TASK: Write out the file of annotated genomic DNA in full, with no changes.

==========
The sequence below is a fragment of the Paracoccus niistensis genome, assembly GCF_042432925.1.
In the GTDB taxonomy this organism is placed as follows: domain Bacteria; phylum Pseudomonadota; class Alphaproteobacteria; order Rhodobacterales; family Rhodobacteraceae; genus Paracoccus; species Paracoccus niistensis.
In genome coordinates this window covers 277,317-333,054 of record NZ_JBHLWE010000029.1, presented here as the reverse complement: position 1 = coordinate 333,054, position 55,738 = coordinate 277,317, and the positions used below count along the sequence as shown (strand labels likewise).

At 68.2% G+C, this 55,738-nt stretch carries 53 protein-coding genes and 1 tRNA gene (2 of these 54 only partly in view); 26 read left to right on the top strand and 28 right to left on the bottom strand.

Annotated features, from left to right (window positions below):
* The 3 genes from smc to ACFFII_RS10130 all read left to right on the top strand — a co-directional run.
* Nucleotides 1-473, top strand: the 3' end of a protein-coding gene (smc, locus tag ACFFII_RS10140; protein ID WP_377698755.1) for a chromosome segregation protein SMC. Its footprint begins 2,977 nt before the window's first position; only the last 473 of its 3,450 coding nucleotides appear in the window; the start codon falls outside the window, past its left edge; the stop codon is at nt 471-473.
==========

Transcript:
The sequence below is a fragment of the Paracoccus niistensis genome, assembly GCF_042432925.1.
In the GTDB taxonomy this organism is placed as follows: domain Bacteria; phylum Pseudomonadota; class Alphaproteobacteria; order Rhodobacterales; family Rhodobacteraceae; genus Paracoccus; species Paracoccus niistensis.
In genome coordinates this window covers 277,317-333,054 of record NZ_JBHLWE010000029.1, presented here as the reverse complement: position 1 = coordinate 333,054, position 55,738 = coordinate 277,317, and the positions used below count along the sequence as shown (strand labels likewise).

At 68.2% G+C, this 55,738-nt stretch carries 53 protein-coding genes and 1 tRNA gene (2 of these 54 only partly in view); 26 read left to right on the top strand and 28 right to left on the bottom strand.

Annotated features, from left to right (window positions below):
* The 3 genes from smc to ACFFII_RS10130 all read left to right on the top strand — a co-directional run.
* Nucleotides 1-473, top strand: the 3' end of a protein-coding gene (smc, locus tag ACFFII_RS10140; protein ID WP_377698755.1) for a chromosome segregation protein SMC. Its footprint begins 2,977 nt before the window's first position; only the last 473 of its 3,450 coding nucleotides appear in the window; the start codon falls outside the window, past its left edge; the stop codon is at nt 471-473.